Reducing Racial Educational and Behavioral Disparities through Teacher Unconscious Bias Training

Can training teachers to address unconscious racial bias improve African American students’ academic and behavioral outcomes?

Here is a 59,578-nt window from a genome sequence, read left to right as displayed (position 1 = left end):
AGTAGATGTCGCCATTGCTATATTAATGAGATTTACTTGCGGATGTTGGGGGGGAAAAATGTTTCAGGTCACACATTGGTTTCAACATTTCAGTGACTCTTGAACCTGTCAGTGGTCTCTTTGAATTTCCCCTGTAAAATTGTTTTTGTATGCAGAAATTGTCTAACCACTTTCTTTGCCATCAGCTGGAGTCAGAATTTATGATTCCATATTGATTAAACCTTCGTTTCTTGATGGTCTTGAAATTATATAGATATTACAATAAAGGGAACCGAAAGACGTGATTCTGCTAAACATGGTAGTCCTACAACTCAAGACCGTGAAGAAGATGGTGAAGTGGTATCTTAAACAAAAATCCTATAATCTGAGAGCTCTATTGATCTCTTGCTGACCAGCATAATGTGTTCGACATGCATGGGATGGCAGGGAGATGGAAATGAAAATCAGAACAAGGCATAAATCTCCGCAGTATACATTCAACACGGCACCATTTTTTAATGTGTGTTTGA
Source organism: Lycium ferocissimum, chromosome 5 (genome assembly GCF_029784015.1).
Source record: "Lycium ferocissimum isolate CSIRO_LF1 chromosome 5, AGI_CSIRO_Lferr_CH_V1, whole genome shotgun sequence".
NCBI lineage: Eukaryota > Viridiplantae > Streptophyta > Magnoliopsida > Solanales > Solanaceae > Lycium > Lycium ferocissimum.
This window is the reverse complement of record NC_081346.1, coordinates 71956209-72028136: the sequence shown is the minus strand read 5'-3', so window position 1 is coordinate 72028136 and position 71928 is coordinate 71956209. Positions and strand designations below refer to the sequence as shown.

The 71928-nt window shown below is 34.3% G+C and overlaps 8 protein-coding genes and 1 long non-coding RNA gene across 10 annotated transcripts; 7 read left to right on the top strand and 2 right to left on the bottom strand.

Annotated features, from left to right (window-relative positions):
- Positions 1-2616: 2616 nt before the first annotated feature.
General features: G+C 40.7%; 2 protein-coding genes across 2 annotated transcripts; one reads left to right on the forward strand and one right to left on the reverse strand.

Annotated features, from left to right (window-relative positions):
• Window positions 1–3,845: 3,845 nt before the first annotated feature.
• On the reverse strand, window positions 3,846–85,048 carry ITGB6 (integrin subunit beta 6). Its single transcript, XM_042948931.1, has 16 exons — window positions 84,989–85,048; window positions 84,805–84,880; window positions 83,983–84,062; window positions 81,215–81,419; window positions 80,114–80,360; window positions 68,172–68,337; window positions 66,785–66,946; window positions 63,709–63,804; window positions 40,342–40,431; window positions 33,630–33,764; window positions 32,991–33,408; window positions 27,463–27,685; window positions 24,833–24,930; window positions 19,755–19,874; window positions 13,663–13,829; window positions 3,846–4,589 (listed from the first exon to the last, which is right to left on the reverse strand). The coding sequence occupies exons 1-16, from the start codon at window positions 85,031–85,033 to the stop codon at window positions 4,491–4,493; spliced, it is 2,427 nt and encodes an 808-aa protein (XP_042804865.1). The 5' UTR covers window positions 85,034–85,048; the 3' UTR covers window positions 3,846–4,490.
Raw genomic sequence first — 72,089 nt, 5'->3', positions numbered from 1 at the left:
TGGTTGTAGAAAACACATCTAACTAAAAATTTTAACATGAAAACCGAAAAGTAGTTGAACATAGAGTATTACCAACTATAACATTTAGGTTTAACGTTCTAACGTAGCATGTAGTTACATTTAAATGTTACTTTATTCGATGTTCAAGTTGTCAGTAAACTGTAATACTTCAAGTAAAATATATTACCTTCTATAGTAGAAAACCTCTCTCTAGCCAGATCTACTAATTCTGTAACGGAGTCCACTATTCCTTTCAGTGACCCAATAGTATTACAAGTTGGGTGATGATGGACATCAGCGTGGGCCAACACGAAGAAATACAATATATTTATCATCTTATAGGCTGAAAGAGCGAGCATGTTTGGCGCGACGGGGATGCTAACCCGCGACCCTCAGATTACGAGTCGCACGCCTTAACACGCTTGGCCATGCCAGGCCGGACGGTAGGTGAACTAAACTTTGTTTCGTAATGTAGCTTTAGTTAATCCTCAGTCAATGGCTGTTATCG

Evidence suggests that teachers’ lower expectations and interpersonal behaviors toward African American students, shaped by unintentional racial biases, contribute to gaps in educational and behavioral outcomes between African American and European American students. Teachers’ expectations and behaviors, then, are critical targets for reducing racial disparities, but interventions to shift them must also mitigate teachers’ unintentional racial bias. This study will test whether a teacher training intervention to address unconscious racial bias can increase teachers’ sensitivity to bias and change their expectations and behavior toward African American students. In turn, it is expected African American students will receive fewer discipline sanctions and improve academically. The Prejudice Habit-breaking Intervention, which has been experimentally tested in more controlled settings, involves a half-day workshop in which teachers are assessed for their racial biases and then learn strategies for overcoming them. Halliday-Boykins and colleagues will randomly assign 259 K-5 teachers to either the intervention condition or professional development as usual. Administrative data and teacher, parent, and student reports will provide data for multilevel analyses that will estimate the effects of the intervention on African American and European American students’ academic achievement, school engagement, and behavior and on teachers’ sensitivity to racial bias, expectations, and behaviors toward students.